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May 20, 2016
A Beginner’s Guide to Vinegar

An entry into the world of all things acidic. 

At its most basic, vinegar is just acid and water, fermented or aged for varying amounts of time. But that description doesn’t even hint at the liquid’s allure. Vinegar can be traced back to 5,000 B.C.; everyone from the Babylonians to the ancient Chinese have used it in some form or another to ferment, preserve, and pickle foods, in addition to imbibing it for various health reasons. In fact, Greek scholar Hippocrates is said to have prescribed apple cider with honey for colds and for detoxing (way before juice cleanses became de rigueur).

Today, people mostly know vinegar as part of a boring salad dressing (as in, “I’m on a diet, so I’ll have the oil and vinegar”). Yet it can be so much more. With the right recipe, that tang can bring new life to a salad, make a mean marinade, guarantee gorgeous baked goods, and even create a delicious drink.

You don’t have to spend a fortune to get a good product.

When you’re buying vinegar, make sure to look at the list of ingredients. Companies often add colorings or caramel and other sugars to make vinegars look richer and seem thicker. But you don’t have to spend a fortune to get a good product. Though real balsamic vinegar comes from the Modena region of Italy and real sherry vinegar comes from the Spanish province of Cádiz, Whole Foods culinary content editor Molly Siegler says that you can find good vinegars made in that style but not from those regions (kind of like you can find great sparkling wine that isn’t technically Champagne). “That’s a nice way to test out some cool vinegars but not spend as much as you would if they were imported,” she says.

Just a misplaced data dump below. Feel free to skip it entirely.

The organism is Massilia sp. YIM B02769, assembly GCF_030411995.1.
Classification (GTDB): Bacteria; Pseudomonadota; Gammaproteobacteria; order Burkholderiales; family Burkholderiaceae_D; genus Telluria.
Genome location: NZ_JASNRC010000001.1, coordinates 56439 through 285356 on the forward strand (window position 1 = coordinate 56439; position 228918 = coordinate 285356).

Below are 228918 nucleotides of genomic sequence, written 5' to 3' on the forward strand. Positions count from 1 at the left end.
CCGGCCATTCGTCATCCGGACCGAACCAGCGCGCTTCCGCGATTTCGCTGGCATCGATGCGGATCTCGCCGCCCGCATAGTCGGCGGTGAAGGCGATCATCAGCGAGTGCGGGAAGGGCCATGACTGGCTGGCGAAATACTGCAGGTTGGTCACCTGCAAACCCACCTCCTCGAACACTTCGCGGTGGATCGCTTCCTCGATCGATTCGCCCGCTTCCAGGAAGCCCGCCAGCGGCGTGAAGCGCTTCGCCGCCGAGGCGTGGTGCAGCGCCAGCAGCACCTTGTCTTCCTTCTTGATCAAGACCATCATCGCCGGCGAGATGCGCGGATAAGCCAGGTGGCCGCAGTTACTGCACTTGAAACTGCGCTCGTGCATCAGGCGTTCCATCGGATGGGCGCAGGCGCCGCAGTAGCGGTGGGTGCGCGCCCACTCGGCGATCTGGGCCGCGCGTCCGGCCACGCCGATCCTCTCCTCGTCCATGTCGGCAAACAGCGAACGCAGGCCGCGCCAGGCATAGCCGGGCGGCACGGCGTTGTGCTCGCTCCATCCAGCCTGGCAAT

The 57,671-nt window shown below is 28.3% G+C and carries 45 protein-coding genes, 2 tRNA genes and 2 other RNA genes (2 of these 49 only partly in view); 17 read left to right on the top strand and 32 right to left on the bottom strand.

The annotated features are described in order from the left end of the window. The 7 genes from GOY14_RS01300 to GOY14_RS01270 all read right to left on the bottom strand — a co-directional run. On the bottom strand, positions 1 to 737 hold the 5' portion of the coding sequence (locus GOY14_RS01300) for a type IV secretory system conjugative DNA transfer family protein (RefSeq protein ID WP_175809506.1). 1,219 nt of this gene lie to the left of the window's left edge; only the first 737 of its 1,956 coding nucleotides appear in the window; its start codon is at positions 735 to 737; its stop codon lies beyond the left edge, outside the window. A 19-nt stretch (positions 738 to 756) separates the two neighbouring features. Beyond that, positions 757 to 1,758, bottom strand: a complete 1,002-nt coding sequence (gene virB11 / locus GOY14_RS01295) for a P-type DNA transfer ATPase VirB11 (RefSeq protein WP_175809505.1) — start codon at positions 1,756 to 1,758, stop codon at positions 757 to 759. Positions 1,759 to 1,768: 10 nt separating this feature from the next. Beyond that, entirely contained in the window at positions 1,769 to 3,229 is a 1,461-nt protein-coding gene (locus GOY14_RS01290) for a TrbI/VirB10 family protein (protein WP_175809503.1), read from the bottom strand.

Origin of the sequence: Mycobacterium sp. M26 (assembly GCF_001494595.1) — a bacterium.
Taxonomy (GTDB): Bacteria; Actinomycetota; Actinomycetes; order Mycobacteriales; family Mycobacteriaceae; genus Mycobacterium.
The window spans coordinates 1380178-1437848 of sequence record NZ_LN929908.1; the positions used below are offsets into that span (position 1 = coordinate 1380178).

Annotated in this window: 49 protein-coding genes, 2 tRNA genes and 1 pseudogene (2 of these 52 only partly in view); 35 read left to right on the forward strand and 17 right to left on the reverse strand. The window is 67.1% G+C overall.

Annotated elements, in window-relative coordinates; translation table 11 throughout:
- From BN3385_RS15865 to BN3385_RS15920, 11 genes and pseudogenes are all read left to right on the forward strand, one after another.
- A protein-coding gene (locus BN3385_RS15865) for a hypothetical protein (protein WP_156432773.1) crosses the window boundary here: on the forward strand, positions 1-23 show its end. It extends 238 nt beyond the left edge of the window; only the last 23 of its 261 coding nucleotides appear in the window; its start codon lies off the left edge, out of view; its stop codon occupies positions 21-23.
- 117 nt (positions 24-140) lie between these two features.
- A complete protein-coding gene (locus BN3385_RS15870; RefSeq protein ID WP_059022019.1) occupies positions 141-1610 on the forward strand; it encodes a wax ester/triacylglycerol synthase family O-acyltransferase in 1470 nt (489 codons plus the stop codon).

Taste isn’t the only reason to use vinegar. Recent research has shown that the acetic acid in this special liquid may help reduce your glycemic index and fight heart disease and cancer, among other health benefits. Balsamic vinegar in particular is high in quercetin, which acts like an antihistamine and anti-inflammatory in the body. In fact, Jeff Conarko, who co-owns Con’ Olio Oils & Vinegars and teaches at the Bayley Seton Hospital dietary special needs clinic in Austin, Texas, says that for special-needs patients (those with diabetes, heart disease, and cancer), the clinic recommends taking one tablespoon of balsamic vinegar in the morning and one after the biggest meal of the day.

Here are the five most common types of vinegar, and the best ways to use them in your daily cooking.

Balsamic Vinegar
The original vinegar, balsamic has been around for more than 2,000 years. The term comes from the Latin word balsamico, which means “curative.” It is traditionally made from reducing white Trebbiano grape juice and grape must, and real balsamic comes from the Modena region of Italy. Bob Foster, the chief judge of the Central Coast Wine and Vinegar competition, says he looks for an “intensity, a roundness of flavor and the right kind of tang” when he’s trying balsamics.